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Hi there!

I’m Adi - an accidental yogi, trail runner, and lover of words. And I LOVE to make delicious messes in my kitchen. Thanks for stopping by!

the easiest tangy kale chips + the butterfly effect

the easiest tangy kale chips + the butterfly effect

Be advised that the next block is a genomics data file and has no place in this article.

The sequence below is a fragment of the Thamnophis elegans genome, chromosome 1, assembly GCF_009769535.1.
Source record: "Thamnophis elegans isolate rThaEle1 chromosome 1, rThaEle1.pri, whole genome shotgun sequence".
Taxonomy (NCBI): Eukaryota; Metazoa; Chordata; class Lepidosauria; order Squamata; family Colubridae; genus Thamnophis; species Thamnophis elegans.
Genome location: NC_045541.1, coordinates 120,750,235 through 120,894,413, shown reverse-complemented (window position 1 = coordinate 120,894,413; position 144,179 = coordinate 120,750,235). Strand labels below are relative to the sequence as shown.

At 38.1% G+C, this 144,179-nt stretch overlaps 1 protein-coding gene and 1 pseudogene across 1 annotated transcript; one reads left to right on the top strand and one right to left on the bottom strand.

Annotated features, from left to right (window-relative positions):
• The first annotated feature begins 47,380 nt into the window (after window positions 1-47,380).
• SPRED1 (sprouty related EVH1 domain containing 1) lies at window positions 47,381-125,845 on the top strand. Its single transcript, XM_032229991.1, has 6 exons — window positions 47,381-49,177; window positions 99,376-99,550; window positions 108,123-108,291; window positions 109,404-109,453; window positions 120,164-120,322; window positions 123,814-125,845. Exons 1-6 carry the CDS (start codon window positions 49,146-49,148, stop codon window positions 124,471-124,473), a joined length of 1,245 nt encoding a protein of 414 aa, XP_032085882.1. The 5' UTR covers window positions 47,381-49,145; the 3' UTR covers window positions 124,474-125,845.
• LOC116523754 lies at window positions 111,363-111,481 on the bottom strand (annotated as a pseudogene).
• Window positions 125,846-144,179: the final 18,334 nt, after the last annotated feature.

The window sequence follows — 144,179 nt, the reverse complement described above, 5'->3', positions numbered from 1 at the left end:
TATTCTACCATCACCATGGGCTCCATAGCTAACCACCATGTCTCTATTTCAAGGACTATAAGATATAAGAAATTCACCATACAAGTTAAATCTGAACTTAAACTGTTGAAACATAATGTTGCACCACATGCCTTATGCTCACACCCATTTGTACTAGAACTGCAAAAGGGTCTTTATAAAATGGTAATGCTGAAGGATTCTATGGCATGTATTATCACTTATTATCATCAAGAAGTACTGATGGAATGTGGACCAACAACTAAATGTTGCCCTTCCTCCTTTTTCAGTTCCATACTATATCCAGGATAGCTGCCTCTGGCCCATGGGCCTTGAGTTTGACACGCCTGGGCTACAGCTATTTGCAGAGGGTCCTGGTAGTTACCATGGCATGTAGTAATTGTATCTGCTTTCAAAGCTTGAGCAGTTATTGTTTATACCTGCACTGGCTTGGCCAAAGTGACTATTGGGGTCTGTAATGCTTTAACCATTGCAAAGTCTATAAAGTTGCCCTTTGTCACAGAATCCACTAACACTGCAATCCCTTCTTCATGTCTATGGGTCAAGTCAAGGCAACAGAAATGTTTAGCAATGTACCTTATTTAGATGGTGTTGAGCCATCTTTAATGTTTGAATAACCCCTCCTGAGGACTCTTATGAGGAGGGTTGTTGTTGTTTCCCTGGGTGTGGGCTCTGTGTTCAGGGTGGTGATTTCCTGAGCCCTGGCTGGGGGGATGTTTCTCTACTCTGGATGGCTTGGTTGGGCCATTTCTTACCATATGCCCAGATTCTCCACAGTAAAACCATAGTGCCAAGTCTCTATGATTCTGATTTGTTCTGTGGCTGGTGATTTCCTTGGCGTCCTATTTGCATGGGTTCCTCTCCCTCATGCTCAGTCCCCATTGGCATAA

You guys… this one is a long one, so feel free to scroll right to the bottom for the recipe if you’re short on time (because it definitely can’t be that you’re uninterested in the yoga story, wink wink). A new group of yogis began teacher training this past weekend. Many are students of mine, and I’ve received countless messages full of nerves, anticipation, fear, and questions. I remember my first, and I remember ALL of those feelings (plus about 17 more, I’m sure), but I recall being comforted by the fact that I decidedly would NOT be teaching. Ever. Nope. I was simply there to learn. I missed school, I loved yoga, and and I wanted to geek out on it with a group of other passionate yogis. Little did I know that 200 hours after walking into the “classroom” for the first time, my life would be changed. Probably more like six hours later when I had to teach down dog - one simple (yet, not to be taken lightly), ubiquitous yoga pose that took me all of eight seconds (wayyyy too fast, by the way) to guide my fellow YTT trainees through. That tiniest snippet in time gave me butterflies akin to a sixth grader discovering her first crush. Oh yeah… I’m definitely doing this.